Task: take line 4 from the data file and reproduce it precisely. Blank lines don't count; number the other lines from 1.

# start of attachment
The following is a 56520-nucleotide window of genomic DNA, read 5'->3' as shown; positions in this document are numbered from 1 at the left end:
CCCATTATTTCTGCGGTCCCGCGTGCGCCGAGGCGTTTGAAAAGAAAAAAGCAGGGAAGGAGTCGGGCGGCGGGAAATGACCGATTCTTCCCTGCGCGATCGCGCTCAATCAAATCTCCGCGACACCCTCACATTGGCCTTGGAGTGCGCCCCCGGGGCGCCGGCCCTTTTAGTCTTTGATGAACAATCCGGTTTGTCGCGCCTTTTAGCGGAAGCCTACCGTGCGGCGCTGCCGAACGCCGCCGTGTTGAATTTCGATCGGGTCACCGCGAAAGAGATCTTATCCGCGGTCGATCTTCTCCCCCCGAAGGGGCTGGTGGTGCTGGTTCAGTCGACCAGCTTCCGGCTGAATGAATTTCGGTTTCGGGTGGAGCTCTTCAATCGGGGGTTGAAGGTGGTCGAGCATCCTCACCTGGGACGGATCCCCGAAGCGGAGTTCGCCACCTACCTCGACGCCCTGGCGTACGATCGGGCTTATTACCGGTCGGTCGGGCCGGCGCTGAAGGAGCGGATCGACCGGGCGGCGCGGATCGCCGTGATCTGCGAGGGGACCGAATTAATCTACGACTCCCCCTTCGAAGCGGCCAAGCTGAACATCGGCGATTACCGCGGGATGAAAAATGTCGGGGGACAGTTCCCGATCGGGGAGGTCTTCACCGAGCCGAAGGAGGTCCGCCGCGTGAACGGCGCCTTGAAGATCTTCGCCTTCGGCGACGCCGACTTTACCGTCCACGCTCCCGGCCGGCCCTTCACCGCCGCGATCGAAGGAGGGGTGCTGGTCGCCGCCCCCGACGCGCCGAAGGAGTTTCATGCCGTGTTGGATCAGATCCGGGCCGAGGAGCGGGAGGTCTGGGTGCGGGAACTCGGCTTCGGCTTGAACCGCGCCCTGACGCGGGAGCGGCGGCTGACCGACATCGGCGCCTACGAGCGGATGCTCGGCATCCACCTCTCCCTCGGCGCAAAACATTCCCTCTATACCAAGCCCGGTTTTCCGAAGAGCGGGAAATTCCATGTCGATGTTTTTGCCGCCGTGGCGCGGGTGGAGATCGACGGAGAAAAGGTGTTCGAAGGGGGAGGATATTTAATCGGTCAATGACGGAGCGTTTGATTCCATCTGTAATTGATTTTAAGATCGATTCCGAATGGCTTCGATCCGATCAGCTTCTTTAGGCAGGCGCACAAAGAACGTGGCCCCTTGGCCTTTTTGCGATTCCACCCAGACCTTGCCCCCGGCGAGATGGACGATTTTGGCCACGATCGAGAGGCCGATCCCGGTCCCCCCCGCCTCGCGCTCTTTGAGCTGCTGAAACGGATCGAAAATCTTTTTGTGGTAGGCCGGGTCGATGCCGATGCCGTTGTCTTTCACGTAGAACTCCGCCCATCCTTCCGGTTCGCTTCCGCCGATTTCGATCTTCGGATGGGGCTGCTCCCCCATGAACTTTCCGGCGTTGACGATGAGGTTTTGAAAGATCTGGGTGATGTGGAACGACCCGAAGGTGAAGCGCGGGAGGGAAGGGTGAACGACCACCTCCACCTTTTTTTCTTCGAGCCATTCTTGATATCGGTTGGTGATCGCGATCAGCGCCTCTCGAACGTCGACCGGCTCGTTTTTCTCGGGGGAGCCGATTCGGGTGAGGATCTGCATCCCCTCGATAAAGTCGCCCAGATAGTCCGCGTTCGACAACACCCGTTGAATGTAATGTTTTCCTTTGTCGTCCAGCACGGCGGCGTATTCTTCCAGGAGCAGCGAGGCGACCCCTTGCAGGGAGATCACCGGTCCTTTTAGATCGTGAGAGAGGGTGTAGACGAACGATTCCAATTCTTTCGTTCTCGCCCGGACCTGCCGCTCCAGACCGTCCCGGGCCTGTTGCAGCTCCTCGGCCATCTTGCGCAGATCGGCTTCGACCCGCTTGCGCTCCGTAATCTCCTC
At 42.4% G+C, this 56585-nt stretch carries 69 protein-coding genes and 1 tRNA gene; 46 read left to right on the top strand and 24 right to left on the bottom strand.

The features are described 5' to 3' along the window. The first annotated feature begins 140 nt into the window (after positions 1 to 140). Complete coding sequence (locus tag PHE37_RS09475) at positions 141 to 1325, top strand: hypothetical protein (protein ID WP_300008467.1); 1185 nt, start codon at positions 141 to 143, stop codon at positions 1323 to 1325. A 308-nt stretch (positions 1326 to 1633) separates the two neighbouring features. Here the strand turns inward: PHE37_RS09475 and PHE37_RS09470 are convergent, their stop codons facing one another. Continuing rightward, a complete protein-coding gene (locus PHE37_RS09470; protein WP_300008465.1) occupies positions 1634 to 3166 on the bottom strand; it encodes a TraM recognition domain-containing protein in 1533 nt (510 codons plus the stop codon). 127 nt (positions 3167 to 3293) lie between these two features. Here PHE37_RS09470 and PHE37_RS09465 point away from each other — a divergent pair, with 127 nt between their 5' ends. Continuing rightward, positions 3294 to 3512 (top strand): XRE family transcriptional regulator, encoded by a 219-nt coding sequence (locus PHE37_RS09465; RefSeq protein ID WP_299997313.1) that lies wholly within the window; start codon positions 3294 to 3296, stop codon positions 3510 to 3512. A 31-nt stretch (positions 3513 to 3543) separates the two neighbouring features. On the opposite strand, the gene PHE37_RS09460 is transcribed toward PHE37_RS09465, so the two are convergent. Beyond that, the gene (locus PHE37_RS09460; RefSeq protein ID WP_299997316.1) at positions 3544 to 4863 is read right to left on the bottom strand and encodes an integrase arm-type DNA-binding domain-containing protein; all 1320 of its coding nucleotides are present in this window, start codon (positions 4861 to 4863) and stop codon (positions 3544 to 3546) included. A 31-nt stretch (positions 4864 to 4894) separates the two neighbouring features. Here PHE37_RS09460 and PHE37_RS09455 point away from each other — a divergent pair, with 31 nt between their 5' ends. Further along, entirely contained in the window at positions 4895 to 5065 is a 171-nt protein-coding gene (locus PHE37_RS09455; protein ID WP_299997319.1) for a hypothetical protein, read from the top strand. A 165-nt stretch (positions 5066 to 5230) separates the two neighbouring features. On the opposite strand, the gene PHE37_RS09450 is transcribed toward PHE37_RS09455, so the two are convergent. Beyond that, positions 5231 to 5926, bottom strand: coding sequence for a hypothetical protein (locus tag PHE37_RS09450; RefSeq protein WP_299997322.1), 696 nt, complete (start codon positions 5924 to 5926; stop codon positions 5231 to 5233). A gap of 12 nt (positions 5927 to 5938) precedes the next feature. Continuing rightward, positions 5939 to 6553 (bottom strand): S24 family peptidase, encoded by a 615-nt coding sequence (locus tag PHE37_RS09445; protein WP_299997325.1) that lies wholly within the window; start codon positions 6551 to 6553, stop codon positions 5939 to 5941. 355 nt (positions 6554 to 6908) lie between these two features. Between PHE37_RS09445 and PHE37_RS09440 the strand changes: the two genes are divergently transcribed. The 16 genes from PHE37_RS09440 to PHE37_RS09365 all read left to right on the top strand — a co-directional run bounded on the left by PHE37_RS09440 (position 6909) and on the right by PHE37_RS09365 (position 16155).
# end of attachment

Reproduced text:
The features are described 5' to 3' along the window. The first annotated feature begins 140 nt into the window (after positions 1 to 140). Complete coding sequence (locus tag PHE37_RS09475) at positions 141 to 1325, top strand: hypothetical protein (protein ID WP_300008467.1); 1185 nt, start codon at positions 141 to 143, stop codon at positions 1323 to 1325. A 308-nt stretch (positions 1326 to 1633) separates the two neighbouring features. Here the strand turns inward: PHE37_RS09475 and PHE37_RS09470 are convergent, their stop codons facing one another. Continuing rightward, a complete protein-coding gene (locus PHE37_RS09470; protein WP_300008465.1) occupies positions 1634 to 3166 on the bottom strand; it encodes a TraM recognition domain-containing protein in 1533 nt (510 codons plus the stop codon). 127 nt (positions 3167 to 3293) lie between these two features. Here PHE37_RS09470 and PHE37_RS09465 point away from each other — a divergent pair, with 127 nt between their 5' ends. Continuing rightward, positions 3294 to 3512 (top strand): XRE family transcriptional regulator, encoded by a 219-nt coding sequence (locus PHE37_RS09465; RefSeq protein ID WP_299997313.1) that lies wholly within the window; start codon positions 3294 to 3296, stop codon positions 3510 to 3512. A 31-nt stretch (positions 3513 to 3543) separates the two neighbouring features. On the opposite strand, the gene PHE37_RS09460 is transcribed toward PHE37_RS09465, so the two are convergent. Beyond that, the gene (locus PHE37_RS09460; RefSeq protein ID WP_299997316.1) at positions 3544 to 4863 is read right to left on the bottom strand and encodes an integrase arm-type DNA-binding domain-containing protein; all 1320 of its coding nucleotides are present in this window, start codon (positions 4861 to 4863) and stop codon (positions 3544 to 3546) included. A 31-nt stretch (positions 4864 to 4894) separates the two neighbouring features. Here PHE37_RS09460 and PHE37_RS09455 point away from each other — a divergent pair, with 31 nt between their 5' ends. Further along, entirely contained in the window at positions 4895 to 5065 is a 171-nt protein-coding gene (locus PHE37_RS09455; protein ID WP_299997319.1) for a hypothetical protein, read from the top strand. A 165-nt stretch (positions 5066 to 5230) separates the two neighbouring features. On the opposite strand, the gene PHE37_RS09450 is transcribed toward PHE37_RS09455, so the two are convergent. Beyond that, positions 5231 to 5926, bottom strand: coding sequence for a hypothetical protein (locus tag PHE37_RS09450; RefSeq protein WP_299997322.1), 696 nt, complete (start codon positions 5924 to 5926; stop codon positions 5231 to 5233). A gap of 12 nt (positions 5927 to 5938) precedes the next feature. Continuing rightward, positions 5939 to 6553 (bottom strand): S24 family peptidase, encoded by a 615-nt coding sequence (locus tag PHE37_RS09445; protein WP_299997325.1) that lies wholly within the window; start codon positions 6551 to 6553, stop codon positions 5939 to 5941. 355 nt (positions 6554 to 6908) lie between these two features. Between PHE37_RS09445 and PHE37_RS09440 the strand changes: the two genes are divergently transcribed. The 16 genes from PHE37_RS09440 to PHE37_RS09365 all read left to right on the top strand — a co-directional run bounded on the left by PHE37_RS09440 (position 6909) and on the right by PHE37_RS09365 (position 16155).